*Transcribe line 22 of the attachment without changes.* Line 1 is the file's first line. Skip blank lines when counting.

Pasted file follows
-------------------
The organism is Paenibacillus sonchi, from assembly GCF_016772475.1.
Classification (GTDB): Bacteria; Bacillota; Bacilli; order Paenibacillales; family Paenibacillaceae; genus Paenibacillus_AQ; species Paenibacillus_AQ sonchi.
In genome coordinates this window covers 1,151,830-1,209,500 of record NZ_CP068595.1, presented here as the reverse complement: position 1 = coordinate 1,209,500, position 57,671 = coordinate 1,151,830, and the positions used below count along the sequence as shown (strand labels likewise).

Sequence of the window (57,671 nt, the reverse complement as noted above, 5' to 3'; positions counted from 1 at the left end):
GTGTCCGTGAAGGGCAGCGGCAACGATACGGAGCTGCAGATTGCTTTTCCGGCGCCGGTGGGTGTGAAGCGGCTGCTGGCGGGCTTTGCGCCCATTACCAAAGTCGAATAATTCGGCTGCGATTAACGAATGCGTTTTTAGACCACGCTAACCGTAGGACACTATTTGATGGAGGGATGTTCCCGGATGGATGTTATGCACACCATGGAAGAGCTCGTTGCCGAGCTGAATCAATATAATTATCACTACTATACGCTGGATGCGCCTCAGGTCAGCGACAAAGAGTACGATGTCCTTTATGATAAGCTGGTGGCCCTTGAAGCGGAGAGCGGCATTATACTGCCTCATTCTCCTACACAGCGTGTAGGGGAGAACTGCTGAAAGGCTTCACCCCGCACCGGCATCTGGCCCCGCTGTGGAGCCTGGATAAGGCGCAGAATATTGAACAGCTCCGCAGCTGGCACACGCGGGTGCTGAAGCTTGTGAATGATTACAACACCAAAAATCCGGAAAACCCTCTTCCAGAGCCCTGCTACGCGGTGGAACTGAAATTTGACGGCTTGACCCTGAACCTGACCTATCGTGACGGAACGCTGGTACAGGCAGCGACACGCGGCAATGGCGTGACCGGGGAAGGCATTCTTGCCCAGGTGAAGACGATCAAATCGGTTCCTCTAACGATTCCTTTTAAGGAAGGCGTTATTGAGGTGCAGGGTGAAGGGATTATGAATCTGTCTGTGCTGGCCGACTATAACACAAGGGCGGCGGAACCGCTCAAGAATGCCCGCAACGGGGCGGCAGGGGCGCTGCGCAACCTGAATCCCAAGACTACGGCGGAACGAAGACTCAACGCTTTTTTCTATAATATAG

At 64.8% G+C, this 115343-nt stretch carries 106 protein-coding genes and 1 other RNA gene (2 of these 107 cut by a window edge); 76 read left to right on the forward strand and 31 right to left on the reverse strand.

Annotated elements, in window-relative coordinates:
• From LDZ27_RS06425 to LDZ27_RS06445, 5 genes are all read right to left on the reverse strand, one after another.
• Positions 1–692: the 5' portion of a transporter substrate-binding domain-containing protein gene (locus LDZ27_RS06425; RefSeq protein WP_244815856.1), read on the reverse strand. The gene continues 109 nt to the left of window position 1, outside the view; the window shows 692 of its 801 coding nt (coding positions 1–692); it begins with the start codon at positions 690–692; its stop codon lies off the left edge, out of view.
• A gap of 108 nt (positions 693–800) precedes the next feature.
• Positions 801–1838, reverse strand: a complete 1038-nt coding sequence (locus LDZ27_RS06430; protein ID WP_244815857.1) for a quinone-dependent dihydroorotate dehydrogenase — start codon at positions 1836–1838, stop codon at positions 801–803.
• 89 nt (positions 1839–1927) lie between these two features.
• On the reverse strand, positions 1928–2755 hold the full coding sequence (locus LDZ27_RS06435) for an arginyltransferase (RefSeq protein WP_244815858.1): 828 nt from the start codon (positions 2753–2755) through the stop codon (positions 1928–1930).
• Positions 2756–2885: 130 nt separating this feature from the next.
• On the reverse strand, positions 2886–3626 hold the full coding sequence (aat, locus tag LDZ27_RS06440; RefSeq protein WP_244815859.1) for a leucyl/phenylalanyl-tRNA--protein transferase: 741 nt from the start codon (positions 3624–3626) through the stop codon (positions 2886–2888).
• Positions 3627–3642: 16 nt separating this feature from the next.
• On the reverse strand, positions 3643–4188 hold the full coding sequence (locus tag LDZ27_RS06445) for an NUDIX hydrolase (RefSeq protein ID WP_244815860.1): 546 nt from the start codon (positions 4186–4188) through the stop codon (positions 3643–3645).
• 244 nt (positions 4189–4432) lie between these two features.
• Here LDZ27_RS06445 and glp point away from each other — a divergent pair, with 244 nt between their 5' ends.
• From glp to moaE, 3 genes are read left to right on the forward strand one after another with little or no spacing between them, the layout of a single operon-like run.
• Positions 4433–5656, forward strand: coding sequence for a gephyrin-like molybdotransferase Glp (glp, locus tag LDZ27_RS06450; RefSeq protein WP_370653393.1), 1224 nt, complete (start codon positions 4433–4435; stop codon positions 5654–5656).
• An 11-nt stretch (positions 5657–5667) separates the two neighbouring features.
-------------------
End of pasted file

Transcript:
• An 11-nt stretch (positions 5657–5667) separates the two neighbouring features.